Disney’s head honcho, Michael Eisner, wants no part or the deal, so it is a hostile offer, and it promises to be an interesting one in the weeks ahead.

 

On the earnings front today, Coca Cola and Monster.com beat estimates.  Alan Greenspan begins his Congressional testimony today in front of the House Financial Services Committee.

 

Japanese stocks did not trade overnight.  Europe is up a touch.  Adjusted for fair value S&P futures are flat, Nasdaq futures are flat, but based on the Comcast bid for Disney the Dow futures are 22 points above fair value.

 

February 10, 2004

 

One has to think that oil prices should weaken a bit over the next few months.  The worst of the cold weather is over in the U.S. and the summer driving season is a long way off.  All this is not lost, of course, on the boys from OPEC.  They’re meeting today and will announce just what they will be doing with oil production in the near future. An output cut is not expected, but some sort of crackdown to enforce existing output quotas is expected.  You know, those OPEC countries are known to spit out a few more barrels of output than they promised, you see, when no one’s looking.

 

Earnings of the morning are a mixed bag.  Marriott made 69 cents per share versus an expected 61, but guided slightly lower for 2004.  UBS (which includes the old Paine Webber) beat estimates.  BP Amoco, though, with the tail wind of rising oil prices, mysteriously missed their number.  Viacom, still basking in the hubbub over the Super Bowl, met estimates and indicated that it may be time to spin off their Blockbuster unit. 3M, boosted their dividend 9%, that’s the 45th year in a row.

 

The futures are indicating that everyone may just as well show up a little late today, because not much is likely to happen when the market opens.  Adjusted for fair value S&P futures are flat and the Dow and Nasdaq futures are two points above fair value.

February 9, 2004

 

Good earnings reports from Alcan and Hasbro this morning.  But earnings season is winding down at this point, and when the numbers stop the speeches begin.  That’s the likely driver for stocks this week.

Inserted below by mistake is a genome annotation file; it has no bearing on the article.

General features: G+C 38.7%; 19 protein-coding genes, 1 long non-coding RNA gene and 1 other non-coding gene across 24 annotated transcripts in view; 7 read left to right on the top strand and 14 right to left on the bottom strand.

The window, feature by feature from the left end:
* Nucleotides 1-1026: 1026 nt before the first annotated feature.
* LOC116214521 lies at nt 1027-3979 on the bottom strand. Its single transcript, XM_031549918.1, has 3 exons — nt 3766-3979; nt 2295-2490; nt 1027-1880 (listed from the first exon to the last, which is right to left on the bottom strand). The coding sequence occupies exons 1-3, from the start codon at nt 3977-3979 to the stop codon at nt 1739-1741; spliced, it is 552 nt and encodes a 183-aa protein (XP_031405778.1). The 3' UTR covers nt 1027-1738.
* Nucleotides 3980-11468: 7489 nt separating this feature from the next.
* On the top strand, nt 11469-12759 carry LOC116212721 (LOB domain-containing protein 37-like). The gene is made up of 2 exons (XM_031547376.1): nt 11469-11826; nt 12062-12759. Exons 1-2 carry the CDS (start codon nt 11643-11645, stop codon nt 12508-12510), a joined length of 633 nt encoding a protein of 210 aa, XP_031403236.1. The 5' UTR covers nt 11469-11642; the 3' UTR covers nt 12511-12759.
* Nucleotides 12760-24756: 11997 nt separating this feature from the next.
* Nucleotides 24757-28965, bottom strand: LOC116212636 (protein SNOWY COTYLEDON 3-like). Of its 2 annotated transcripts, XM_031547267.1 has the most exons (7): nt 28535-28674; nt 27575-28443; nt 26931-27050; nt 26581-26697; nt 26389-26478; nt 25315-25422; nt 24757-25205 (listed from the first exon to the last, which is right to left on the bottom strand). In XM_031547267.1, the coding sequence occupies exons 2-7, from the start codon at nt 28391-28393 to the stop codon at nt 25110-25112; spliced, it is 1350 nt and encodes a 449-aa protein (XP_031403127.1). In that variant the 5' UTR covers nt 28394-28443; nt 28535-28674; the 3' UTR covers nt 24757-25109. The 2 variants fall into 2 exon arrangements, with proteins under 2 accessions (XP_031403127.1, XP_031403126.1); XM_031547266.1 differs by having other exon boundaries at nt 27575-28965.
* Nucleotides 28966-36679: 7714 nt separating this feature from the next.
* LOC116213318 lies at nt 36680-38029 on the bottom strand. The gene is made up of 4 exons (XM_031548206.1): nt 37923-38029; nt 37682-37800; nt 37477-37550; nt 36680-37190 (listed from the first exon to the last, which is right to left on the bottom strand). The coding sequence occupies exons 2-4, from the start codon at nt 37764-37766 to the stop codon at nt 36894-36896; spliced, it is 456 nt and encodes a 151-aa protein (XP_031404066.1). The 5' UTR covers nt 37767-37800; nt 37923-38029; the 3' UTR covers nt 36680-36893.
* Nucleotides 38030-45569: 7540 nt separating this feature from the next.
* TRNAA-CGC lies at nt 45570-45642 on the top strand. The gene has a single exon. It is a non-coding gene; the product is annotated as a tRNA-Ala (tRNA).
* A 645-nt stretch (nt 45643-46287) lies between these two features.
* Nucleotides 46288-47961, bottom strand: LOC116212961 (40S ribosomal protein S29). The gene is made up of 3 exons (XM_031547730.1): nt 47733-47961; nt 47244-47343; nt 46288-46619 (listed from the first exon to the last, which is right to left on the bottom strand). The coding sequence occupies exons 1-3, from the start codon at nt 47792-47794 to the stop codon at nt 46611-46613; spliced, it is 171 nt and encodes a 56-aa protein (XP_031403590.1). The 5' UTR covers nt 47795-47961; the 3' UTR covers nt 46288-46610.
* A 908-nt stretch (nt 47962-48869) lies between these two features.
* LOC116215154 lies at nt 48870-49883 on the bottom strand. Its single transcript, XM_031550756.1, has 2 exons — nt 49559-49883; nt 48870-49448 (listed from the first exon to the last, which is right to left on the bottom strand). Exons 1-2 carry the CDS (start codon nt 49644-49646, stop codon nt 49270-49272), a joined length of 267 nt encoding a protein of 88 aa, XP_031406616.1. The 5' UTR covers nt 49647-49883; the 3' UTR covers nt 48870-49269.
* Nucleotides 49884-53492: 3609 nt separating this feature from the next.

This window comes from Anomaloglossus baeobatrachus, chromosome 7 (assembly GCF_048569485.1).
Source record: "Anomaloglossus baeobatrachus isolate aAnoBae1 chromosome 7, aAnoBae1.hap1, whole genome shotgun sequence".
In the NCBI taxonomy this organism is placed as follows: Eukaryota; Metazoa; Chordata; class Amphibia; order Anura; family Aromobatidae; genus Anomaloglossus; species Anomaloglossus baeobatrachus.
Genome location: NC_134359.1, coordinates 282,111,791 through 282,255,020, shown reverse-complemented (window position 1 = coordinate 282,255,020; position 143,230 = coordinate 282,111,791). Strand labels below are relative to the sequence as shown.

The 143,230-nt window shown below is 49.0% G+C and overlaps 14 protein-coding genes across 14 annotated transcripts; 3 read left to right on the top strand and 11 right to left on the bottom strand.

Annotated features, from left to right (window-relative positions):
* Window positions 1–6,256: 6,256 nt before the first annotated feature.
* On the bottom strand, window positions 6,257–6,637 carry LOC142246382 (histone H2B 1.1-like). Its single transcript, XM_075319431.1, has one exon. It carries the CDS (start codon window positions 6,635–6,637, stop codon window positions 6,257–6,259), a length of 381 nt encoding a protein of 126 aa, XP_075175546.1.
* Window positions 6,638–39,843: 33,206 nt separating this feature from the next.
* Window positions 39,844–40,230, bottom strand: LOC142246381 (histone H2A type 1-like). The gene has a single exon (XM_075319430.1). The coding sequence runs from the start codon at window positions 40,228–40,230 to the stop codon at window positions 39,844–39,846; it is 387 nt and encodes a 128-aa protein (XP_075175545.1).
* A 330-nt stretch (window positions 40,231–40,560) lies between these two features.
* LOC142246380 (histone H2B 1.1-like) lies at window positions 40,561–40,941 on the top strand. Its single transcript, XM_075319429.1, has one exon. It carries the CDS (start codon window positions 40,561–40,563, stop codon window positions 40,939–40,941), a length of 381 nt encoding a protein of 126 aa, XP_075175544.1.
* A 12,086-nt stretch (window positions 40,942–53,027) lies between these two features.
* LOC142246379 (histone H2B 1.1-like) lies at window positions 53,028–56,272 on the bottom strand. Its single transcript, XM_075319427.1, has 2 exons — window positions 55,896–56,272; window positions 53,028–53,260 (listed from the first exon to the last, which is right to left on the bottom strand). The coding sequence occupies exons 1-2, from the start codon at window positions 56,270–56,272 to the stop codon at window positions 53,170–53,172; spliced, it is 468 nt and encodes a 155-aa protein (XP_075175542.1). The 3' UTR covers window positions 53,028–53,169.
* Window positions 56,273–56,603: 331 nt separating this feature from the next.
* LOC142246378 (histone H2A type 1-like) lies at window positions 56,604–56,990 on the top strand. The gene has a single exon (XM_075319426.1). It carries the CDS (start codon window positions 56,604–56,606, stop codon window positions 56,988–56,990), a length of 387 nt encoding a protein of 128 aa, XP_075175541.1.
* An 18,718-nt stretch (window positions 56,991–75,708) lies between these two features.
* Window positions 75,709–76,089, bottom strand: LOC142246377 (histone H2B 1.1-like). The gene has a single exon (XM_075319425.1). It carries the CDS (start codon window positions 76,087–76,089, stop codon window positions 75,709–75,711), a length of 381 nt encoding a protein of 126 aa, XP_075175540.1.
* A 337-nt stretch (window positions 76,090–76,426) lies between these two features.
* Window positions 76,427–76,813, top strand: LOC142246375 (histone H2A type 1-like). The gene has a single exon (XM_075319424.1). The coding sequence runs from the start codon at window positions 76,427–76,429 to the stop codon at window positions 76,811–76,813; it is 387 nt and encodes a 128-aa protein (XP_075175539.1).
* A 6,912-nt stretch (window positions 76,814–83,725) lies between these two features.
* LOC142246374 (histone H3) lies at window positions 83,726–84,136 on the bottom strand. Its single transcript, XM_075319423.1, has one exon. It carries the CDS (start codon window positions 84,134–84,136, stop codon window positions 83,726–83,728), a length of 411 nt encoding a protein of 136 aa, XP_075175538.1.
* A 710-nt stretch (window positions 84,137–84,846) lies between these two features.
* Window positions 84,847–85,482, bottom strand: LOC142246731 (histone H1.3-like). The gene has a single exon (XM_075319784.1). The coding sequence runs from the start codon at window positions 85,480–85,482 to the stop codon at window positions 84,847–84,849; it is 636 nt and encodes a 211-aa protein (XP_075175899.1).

Over the weekend, the G-7 finance ministers huffed and puffed about the weak dollar.  This morning, recognizing the huffery and puffery, the dollar continued its fall against the euro.

 

President Bush speaks about the economy later today in Missouri. OPEC is meeting this week, so expect a speech about oil prices.  But the speech of the week will be the semi-annual report on the economy from Alan Greenspan.  Those speeches on Wednesday and Thursday before the House and Senate used to be known as the Humphrey-Hawkins testimony.  Any hint as to the timing of future interest rate increases should bounce prices around.

 

Sharper Image says that sales for 2004 should increase at least 20%.  Those remote-control messaging lounge chairs with stereo sound and built-in nose hair trimmers seem to be very popular.

 

Japan was down overnight, but most other foreign markets are doing very well, thank you.  Our futures look to be way up, but adjusted for fair value, they’re indicating a very slight rise in prices at 9:30.  S&P futures are down  a fraction, Dow futures are up 4 and the Nasdaq futures are about 2 points above fair value.

February 6, 2004

 

The stock market today will be just like the upcoming election – it’s all about the jobs.  At 8:30 this morning, the Labor Department will tell us just how many non-farm jobs were created in January.  It’s expected that 160,000 to 170,000 new jobs were added.  Of course, we expected about that number in December as well, and all we got was 1,000 new jobs.  The unemployment rate is expected to rise a tenth of a percent, to 5.8 percent.

 

Speaking of jobs, 3,000 of them will disappear at Cigna.  Cigna will be getting out of the retirement planning business to focus on its healthcare business.  They’ll also be taking a charge of up to 100 million bucks and cutting their dividend after the retirement business is sold.

 

Asian markets were mainly in the plus column overnight.  European markets are up across the board, especially tech stocks on the back of a good earnings report from Swedish phone maker Ericsson.

 

Pay little attention to those futures behind the curtain.  Our direction at 9:30 will be determined when the jobs report comes out at 8:30.  For what it’s worth at this point, adjusted for fair value, S&P futures are up 2 points, Dow futures are up 13 and the Nasdaq futures are about 7 points above fair value.

February 5, 2004